Reading, literacy bill becoming education omnibus bill

JEFFERSON CITY -- As the Missouri General Assembly's legislative session quickly winds down, representatives have been tacking their bills onto other legislation in an effort to get things across the finish line.

Senate Bill 681, a bill that began as an effort to improve reading and literacy, became one such bill in the House Committee on Elementary and Secondary Education. Sponsored by Sen. Cindy O'Laughlin, R-Shelbina, the bill increased in scope as it gained several amendments Thursday in an executive session of the committee.

Rep. Paula Brown, D-Hazelwood, the ranking minority member on the committee, said the bill sponsor had made it clear she didn't want the bill to be amended, but Brown felt the amendments were not too problematic.

"I'm excited to see that these amendments are not controversial and only a couple make me grit my teeth, so I hope that we can get through this quickly, and I hope we can satisfy and get this bill across the floor," she said.

Rep. Mike Haffner, R-Pleasant Hill, added a provision that would require school districts scoring in the bottom 5 percent on their Annual Performance Reports to send a letter notifying parents, and display the information on the state education department's website and the the district's website.

Rep. Maggie Nurrenbern worried that amendment could bog down the underlying bill and said she'd vote no on the amendment because she'd "hate to see anything that could possibly tank this."

The amendment was added to the bill.

Rep. Rusty Black, R-Chillicothe, added his bill that would alter the Career Ladder Program.

The Career Ladder program is an incentive program that pays teachers for extra duties such as supervision of a club. Missouri hasn't funded Career Ladder since 2010, but some local schools have continued to use the program by paying only their share of the incentive. The program has taken center stage this year as an effort to increase teacher pay, and the House set aside about $37 million for the program next year.

Under Black's changes, teachers would be eligible to join Career Ladder after just two years of service instead of five, and the state would pay 60 percent of the cost instead of the previous 40 percent.

Also added to the bill were provisions to allow alternative vehicles besides school buses to be used for transportation to school, require schools to share how ARPA funding was used, and require schools to inform parents when a child was removed from a classroom for a disruption.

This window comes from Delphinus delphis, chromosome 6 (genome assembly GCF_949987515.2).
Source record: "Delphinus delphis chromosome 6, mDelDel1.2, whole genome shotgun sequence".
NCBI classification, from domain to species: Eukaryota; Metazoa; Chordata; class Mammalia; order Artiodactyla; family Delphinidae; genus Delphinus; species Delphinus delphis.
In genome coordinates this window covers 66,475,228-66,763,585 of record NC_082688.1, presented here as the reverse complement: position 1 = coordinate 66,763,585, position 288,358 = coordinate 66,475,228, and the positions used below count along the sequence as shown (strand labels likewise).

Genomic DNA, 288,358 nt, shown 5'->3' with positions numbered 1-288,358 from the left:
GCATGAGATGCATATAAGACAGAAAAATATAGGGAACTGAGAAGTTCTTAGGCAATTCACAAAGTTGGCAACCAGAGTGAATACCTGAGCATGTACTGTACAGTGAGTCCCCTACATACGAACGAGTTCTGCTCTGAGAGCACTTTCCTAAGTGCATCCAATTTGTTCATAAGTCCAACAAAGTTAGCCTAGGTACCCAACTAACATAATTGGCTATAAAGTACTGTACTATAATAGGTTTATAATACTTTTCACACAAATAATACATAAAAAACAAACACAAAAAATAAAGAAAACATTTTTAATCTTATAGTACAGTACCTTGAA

That last provision was also passed out of the committee separately as HB 1836.

SB 681 passed out of committee with all the extra provisions.

The committee also passed a modified version of HB 2745, sponsored by Rep. Rodger Reedy, R-Windsor, which would require driver's education to graduate high school.

Reedy said he reworked the bill with the help of Reps. Brown and Pollitt after some members of the committee called it an "unfunded mandate" and talked about how expensive driver's education equipment can be.

Instead of its own course, as originally proposed, the driver's education curriculum would be part of an existing course.

"We incorporated this curriculum into the health curriculum in the schools because right now they're already requiring a semester of health, and so this could be health and safety, and just have a section in there that would be in driver's education," Reedy said. "It would be an in-class thing. It wouldn't be in a vehicle, so that would cut the cost down a lot as far as the fiscal note."

Reedy's bill was passed out of committee.

HB 2844, sponsored by Rep. Travis Smith, R-Dora, which would protect school employees from liability for administering first aid or medication such as an epinephrine injector, also passed out of the committee.


SB 681: Modifies provisions regarding educational outcomes

Sponsor: Sen. Cindy O’Laughlin

HB 2745: Driver education course

Sponsor: Rep. Rodger Reedy

HB 2844: Liability protections for school district employees

Sponsor: Rep. Travis Smith